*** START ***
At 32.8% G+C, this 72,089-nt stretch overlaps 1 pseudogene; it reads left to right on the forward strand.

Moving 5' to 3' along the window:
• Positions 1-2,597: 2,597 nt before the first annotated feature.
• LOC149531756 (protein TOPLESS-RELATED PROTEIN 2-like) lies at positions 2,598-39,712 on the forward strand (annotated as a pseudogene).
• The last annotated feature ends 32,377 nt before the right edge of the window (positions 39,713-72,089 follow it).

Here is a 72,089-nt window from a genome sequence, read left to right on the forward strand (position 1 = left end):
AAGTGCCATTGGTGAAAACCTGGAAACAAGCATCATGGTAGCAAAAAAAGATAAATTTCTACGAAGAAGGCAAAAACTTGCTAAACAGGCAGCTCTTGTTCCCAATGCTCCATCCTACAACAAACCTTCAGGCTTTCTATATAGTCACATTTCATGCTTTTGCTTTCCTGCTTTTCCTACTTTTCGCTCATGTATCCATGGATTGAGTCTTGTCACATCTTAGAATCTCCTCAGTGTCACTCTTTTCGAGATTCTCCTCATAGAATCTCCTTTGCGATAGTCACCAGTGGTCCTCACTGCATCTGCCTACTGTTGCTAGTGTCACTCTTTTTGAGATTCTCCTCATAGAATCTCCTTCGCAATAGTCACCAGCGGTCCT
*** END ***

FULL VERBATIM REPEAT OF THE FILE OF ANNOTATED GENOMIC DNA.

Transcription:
At 32.8% G+C, this 72,089-nt stretch overlaps 1 pseudogene; it reads left to right on the forward strand.

Moving 5' to 3' along the window:
• Positions 1-2,597: 2,597 nt before the first annotated feature.
• LOC149531756 (protein TOPLESS-RELATED PROTEIN 2-like) lies at positions 2,598-39,712 on the forward strand (annotated as a pseudogene).
• The last annotated feature ends 32,377 nt before the right edge of the window (positions 39,713-72,089 follow it).

Here is a 72,089-nt window from a genome sequence, read left to right on the forward strand (position 1 = left end):
AAGTGCCATTGGTGAAAACCTGGAAACAAGCATCATGGTAGCAAAAAAAGATAAATTTCTACGAAGAAGGCAAAAACTTGCTAAACAGGCAGCTCTTGTTCCCAATGCTCCATCCTACAACAAACCTTCAGGCTTTCTATATAGTCACATTTCATGCTTTTGCTTTCCTGCTTTTCCTACTTTTCGCTCATGTATCCATGGATTGAGTCTTGTCACATCTTAGAATCTCCTCAGTGTCACTCTTTTCGAGATTCTCCTCATAGAATCTCCTTTGCGATAGTCACCAGTGGTCCTCACTGCATCTGCCTACTGTTGCTAGTGTCACTCTTTTTGAGATTCTCCTCATAGAATCTCCTTCGCAATAGTCACCAGCGGTCCT